Tuesday got off to a sluggish start on Wall Street, as market participants reined in the enthusiasm that produced healthy gains on Monday. Worries about the U.K.'s potential exit from the European Union weighed against signs of a stronger economy in China. As of 11:12 a.m. EDT, the Dow Jones Industrial Average (DJINDICES: ^DJI) was down 129 points to 26,133. The S&P 500 (SNPINDEX: ^GSPC) fell 7 points to 2,860, and the Nasdaq Composite (NASDAQINDEX: ^IXIC) dropped 14 points to 7,814.
One of the newest members of the Dow is Walgreens Boots Alliance (NASDAQ: WBA), and the drugstore chain's latest quarterly results had a pronounced influence on that illustrious benchmark this morning. Meanwhile, privately held workplace messaging specialist Slack Technologies looks like it's made a decision about where it expects to list its shares once it goes public -- although it's taking a page from the playbook of music-streaming company Spotify (NYSE: SPOT) in how it's doing so.
Walgreens looks a little ill
Shares of Walgreens Boots Alliance were down 12% after the drugstore chain giant reported its fiscal second-quarter financial results. Walgreens said that its sales for the quarter were up almost 5% from the year-ago period, but the company's bottom line went in the wrong direction. Adjusted operating income was down more than 10%, and a 5% drop in earnings per share was far worse than the modest gain that most of those following the stock were expecting to see.
CEO Stefano Pessina didn't pull any punches, calling the period "the most difficult quarter we have had since the formation of Walgreens Boots Alliance." Pessina pointed to pressure on reimbursement rates for prescriptions, generic pricing, and weakness from consumers in both the U.S. and U.K. markets.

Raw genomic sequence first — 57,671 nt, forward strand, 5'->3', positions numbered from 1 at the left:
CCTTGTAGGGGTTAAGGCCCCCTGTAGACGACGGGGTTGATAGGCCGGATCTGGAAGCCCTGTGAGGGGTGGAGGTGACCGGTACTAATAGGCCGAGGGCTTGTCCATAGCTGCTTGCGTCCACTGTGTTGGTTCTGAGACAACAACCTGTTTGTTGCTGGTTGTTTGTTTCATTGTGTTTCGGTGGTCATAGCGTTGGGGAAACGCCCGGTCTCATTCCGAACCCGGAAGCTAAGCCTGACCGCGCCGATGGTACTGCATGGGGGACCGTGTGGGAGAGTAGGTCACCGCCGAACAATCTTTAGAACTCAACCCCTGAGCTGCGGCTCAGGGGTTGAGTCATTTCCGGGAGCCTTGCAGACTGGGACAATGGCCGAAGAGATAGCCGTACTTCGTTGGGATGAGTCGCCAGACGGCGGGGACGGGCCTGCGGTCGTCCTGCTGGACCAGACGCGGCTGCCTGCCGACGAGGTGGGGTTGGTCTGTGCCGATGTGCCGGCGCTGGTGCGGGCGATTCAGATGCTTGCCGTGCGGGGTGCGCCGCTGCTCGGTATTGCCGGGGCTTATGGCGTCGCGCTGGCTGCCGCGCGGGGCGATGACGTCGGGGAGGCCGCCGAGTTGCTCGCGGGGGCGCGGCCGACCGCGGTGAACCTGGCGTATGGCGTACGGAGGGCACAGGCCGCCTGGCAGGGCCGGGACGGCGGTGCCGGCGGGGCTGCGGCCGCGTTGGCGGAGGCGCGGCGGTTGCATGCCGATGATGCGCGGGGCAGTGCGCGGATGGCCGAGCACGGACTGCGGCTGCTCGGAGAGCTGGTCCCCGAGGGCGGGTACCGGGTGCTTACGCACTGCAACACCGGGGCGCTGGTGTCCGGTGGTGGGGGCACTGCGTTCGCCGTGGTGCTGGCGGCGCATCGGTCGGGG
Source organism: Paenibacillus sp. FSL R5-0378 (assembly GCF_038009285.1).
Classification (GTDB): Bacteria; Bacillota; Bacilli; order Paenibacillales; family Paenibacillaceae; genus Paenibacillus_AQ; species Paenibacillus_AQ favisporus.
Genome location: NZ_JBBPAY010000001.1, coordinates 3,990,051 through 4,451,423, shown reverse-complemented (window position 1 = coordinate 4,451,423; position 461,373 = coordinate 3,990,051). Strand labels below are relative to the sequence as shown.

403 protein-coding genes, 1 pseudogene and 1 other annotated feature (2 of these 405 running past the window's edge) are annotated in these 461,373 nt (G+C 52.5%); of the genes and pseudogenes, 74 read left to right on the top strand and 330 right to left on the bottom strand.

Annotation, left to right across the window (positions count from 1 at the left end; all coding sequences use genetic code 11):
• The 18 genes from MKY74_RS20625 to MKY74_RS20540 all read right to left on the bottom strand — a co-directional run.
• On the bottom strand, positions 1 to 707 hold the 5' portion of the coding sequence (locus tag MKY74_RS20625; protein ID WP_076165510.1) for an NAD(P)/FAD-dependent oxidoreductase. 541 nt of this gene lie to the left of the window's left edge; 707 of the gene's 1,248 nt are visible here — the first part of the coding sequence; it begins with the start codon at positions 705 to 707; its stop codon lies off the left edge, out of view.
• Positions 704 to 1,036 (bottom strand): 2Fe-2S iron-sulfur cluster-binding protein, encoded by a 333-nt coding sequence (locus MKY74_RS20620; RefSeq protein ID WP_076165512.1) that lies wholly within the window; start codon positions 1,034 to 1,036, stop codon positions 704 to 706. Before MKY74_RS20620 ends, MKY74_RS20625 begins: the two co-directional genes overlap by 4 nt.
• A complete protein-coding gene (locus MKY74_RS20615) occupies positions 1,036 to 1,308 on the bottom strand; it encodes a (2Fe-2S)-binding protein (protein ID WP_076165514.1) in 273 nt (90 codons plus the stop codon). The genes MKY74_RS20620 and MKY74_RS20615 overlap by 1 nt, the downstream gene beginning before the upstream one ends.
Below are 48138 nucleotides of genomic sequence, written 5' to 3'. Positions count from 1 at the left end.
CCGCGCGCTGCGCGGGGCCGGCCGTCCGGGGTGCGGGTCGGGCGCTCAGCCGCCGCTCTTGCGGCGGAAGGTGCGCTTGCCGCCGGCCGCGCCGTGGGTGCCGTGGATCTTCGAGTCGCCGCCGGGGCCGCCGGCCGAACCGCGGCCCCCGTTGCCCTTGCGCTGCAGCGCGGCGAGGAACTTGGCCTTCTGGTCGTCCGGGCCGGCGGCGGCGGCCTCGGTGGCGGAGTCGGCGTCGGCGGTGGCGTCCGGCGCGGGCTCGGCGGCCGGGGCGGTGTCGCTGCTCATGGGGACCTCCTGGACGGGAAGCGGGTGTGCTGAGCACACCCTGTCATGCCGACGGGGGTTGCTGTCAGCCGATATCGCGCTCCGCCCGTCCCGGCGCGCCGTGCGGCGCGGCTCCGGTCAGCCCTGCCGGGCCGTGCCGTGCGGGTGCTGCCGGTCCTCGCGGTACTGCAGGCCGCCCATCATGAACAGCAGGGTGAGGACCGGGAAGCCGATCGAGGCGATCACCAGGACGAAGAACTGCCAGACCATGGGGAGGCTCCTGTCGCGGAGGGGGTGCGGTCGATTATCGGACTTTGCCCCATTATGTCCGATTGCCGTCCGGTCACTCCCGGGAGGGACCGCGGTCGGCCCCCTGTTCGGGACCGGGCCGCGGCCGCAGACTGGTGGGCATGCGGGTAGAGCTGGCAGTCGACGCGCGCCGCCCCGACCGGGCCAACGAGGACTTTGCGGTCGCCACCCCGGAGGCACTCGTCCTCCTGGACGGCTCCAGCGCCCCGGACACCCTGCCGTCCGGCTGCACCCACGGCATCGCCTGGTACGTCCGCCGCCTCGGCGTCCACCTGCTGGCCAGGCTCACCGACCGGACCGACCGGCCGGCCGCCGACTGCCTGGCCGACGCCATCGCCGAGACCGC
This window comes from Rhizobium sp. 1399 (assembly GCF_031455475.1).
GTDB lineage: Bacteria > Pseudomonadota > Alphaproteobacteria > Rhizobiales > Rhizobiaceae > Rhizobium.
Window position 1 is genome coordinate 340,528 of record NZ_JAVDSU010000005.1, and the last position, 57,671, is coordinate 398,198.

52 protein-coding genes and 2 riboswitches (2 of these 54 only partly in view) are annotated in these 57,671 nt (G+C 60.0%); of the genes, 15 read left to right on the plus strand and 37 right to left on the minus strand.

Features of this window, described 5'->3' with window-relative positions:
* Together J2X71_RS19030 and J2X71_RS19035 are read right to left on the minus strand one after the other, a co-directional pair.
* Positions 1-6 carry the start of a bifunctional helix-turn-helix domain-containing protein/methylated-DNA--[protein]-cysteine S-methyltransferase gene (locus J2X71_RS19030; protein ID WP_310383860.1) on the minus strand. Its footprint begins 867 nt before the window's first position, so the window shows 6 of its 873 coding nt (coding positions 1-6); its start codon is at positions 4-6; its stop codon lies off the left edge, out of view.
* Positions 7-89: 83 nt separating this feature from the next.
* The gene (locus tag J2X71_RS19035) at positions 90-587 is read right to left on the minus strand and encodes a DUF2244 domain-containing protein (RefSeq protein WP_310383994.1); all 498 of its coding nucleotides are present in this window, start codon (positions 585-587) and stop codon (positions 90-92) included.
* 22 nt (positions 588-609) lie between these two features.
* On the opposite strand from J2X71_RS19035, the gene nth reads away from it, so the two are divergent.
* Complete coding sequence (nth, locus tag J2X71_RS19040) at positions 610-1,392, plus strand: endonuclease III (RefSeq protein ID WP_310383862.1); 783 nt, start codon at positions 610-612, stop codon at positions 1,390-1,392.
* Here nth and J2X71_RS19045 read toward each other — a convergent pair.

As a result of the weakness, Walgreens cut its earnings guidance for the full fiscal year. The drugstore giant now expects flat adjusted earnings for the year, down from its previous projection for growth of 7% to 12%.
In response, Walgreens plans to redouble its efforts to reduce costs over the next several years. In addition, the company will work on transforming its retail locations with what it calls "in-store neighborhood health destinations" designed to draw more traffic. Walgreens hopes that those measures will yield better results in fiscal 2020, but even though the shares have looked relatively cheap for some time, investors weren't in a mood to be patient today.
Slack heads for the NYSE
Slack Technologies has been one of the most highly anticipated IPOs of the year, and many investors are looking forward to having a chance to invest in the fast-growing workplace messaging specialist. It now appears that when they get their chance, it'll be through a direct listing on the New York Stock Exchange.
Direct listings differ from traditional IPOs in the process that they follow. With most IPOs, Wall Street financial companies act as underwriters, finding investors who are willing to participate in the offering by buying shares. The sale of those shares happens immediately before the stock begins trading on public stock markets. By contrast, with a direct listing, the company itself sells shares directly to the public on the stock exchange.
Slack isn't the first company to go this route. Last year, Spotify did a direct listing on the NYSE, and although the share price has had its ups and downs since, most participants seemed to be happy with how the process went.
Most of those following Slack believe that the offering will take place around the beginning of summer. That gives investors some time to look more closely at Slack's business and whether they want to own a piece of it.
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